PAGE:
Florida Gov. Ron DeSantis (R) appeared on Fox News on Wednesday and told Laura Ingraham that he’d be pardoning any Floridian who faced legal action for violating mask mandates or social distancing regulations.
Floridians should not be penalized for rejecting the overreach of local authorities through unnecessary mask mandates. pic.twitter.com/vf0HHfg3lY
— Ron DeSantis (@GovRonDeSantis) May 13, 2021
Now, he has followed through with an executive order guaranteeing a reprieve — and not just to the business owners who appeared alongside him on Fox News. The executive order is broad enough to cover any person who has faced or will face legal jeopardy for non-violent violations of local COVID-19 restrictions, which would include anti-maskers and COVID-19 deniers.
DeSantis was apparently inspired by the plight of two Broward County gym owners who were arrested for violating a county mask mandate. Calling their prosecution “a total overreach,” DeSantis said he would first act to delay the case, teeing it up for a pardon once the clemency board meets this June.
Husband and wife Mike Carnevale and Jillian Carnevale are the owners of Fitness 1440 in Plantation, Florida. Last summer, the Donald Trump-supporting gym owners were arrested multiple times for failing to comply with and enforce COVID-19 restrictions in their gym. At one point, Fitness 1440 was also shut down for several days.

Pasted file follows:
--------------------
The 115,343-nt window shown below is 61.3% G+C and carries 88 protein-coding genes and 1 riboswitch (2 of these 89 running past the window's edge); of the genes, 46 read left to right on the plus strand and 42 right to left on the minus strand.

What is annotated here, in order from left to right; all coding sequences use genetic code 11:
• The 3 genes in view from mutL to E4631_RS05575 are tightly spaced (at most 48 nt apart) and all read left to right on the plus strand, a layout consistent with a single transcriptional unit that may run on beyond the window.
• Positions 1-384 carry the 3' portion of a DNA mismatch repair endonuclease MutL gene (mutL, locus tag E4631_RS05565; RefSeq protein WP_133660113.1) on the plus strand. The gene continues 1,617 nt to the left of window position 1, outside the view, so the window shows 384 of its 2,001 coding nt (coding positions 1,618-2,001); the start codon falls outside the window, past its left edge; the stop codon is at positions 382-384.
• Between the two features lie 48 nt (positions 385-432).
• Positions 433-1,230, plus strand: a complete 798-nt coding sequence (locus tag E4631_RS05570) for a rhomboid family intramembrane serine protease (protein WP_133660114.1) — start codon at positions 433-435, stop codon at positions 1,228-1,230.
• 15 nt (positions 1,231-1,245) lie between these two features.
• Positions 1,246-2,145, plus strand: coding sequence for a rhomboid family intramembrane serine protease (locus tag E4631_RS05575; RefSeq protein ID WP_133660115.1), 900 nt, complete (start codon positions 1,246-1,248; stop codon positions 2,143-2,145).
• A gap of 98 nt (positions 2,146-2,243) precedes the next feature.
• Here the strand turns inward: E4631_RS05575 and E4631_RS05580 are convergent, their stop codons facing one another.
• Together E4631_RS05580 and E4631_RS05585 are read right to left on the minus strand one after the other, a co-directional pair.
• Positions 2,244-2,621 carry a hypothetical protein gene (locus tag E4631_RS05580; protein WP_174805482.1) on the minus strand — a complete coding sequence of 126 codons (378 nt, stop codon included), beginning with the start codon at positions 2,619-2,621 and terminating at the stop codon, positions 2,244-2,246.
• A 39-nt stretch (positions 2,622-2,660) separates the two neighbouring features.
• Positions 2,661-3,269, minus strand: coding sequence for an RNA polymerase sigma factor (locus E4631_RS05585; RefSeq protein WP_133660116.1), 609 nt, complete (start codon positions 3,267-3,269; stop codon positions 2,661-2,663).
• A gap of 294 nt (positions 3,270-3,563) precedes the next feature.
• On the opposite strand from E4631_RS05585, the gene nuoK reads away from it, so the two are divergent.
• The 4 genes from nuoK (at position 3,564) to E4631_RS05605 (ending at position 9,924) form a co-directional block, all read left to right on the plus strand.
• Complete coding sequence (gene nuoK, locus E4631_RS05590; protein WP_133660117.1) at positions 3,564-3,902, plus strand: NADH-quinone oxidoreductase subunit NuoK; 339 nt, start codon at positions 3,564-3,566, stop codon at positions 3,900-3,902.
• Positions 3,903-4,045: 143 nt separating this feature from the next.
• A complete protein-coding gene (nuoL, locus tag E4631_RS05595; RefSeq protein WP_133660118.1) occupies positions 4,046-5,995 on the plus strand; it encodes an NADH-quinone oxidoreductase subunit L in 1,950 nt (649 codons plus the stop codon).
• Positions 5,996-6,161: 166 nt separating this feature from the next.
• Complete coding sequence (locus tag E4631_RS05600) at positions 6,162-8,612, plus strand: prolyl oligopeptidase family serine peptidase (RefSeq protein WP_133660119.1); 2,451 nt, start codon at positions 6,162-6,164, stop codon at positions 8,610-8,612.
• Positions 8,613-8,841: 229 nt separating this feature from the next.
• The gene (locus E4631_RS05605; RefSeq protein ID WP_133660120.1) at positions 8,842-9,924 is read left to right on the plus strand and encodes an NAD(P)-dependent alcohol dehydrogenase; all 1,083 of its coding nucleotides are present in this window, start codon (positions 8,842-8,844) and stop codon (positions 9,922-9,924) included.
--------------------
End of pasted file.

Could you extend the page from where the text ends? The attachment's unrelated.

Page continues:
DeSantis publicly commented that the Carnevales have been “treated poorly,” but promised, “Fortunately, they got a governor that cares.” The governor isn’t the Carnevales’ sole supporter. The couple launched a GoFundMe page warning that, “if Broward County gets away with putting business owners in Jail, a dangerous precedent will be set that will embolden corrupt governments.” To date, the page has raised over $17,000 in donations.
DeSantis’ broad promises to the Carnevales have now gone beyond mere rhetoric. The governor issued an executive order Thursday, in which he declared a “categorical, statewide, 60-day reprieve for any individual or business that has been or could be” prosecuted any violation of local COVID-19 regulations. That reprieve means pending cases would be delayed until the next scheduled meeting of the state clemency board. The order went on, promising that “on June 16, 2021, [he] will propose a statewide categorical grant of a full pardon” to individuals and businesses facing legal action for their violations.
Under Florida law, “a Full Pardon unconditionally releases a person from punishment and forgives guilt for any Florida convictions. It restores to an applicant all the rights of citizenship possessed by the person before his or her conviction, including the right to own, possess, or use firearms.”
[Image via Joe Raedle/Getty Images]
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